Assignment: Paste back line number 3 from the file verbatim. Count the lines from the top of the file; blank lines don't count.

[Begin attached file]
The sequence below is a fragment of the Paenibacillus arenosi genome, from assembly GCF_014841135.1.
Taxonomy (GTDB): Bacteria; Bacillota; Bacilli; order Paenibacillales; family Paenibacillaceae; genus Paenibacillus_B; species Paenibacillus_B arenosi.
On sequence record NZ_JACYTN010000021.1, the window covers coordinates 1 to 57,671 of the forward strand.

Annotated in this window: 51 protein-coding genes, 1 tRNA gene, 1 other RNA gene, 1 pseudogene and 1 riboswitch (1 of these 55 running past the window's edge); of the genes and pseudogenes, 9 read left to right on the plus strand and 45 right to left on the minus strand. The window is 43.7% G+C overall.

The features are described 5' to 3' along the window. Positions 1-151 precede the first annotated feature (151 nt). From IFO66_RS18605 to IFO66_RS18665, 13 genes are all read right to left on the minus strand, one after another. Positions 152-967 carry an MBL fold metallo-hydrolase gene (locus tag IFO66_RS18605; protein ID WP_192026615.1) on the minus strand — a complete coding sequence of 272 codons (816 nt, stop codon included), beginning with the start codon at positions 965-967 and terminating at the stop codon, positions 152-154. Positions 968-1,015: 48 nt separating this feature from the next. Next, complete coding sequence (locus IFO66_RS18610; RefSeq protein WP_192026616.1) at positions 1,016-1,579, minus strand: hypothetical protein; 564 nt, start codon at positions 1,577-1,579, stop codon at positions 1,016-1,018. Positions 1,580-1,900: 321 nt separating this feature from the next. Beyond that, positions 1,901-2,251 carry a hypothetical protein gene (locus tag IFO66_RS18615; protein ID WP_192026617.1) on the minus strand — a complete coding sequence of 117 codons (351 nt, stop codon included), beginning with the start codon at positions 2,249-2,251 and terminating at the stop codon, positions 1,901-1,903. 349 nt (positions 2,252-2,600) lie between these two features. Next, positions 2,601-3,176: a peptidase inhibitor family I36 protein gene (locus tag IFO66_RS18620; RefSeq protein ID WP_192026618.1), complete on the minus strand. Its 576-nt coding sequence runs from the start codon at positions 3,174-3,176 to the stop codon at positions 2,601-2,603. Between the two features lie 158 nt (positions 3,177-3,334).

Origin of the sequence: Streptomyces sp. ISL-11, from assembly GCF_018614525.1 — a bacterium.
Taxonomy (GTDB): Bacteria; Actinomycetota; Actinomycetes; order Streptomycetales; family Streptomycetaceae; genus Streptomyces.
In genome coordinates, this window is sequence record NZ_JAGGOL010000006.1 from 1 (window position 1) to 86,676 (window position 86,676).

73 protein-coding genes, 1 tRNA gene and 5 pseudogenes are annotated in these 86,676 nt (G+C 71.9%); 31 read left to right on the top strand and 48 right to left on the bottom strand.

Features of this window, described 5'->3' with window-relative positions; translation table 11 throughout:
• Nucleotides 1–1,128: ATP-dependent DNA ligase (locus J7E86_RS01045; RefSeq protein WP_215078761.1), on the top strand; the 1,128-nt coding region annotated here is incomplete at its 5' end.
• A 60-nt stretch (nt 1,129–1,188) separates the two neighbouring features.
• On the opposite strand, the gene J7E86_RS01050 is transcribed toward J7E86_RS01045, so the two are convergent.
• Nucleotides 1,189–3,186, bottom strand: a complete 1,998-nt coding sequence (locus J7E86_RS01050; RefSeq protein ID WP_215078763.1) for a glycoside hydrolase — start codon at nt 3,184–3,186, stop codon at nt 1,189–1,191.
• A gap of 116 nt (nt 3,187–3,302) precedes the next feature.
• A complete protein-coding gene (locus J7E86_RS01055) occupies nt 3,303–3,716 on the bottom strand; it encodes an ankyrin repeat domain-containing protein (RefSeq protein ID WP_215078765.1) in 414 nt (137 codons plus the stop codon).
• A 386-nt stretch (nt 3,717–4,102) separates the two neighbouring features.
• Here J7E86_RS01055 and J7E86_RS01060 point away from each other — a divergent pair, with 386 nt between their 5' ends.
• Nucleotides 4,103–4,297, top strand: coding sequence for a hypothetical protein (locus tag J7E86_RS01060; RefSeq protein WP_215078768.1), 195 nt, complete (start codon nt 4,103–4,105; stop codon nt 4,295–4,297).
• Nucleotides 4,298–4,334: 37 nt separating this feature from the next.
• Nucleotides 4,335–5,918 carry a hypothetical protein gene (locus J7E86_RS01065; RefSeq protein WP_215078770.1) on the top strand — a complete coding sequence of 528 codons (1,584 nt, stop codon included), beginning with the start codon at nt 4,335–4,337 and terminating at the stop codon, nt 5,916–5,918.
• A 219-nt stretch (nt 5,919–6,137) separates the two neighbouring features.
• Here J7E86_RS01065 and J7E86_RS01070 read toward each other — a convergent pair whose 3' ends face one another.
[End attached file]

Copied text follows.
On sequence record NZ_JACYTN010000021.1, the window covers coordinates 1 to 57,671 of the forward strand.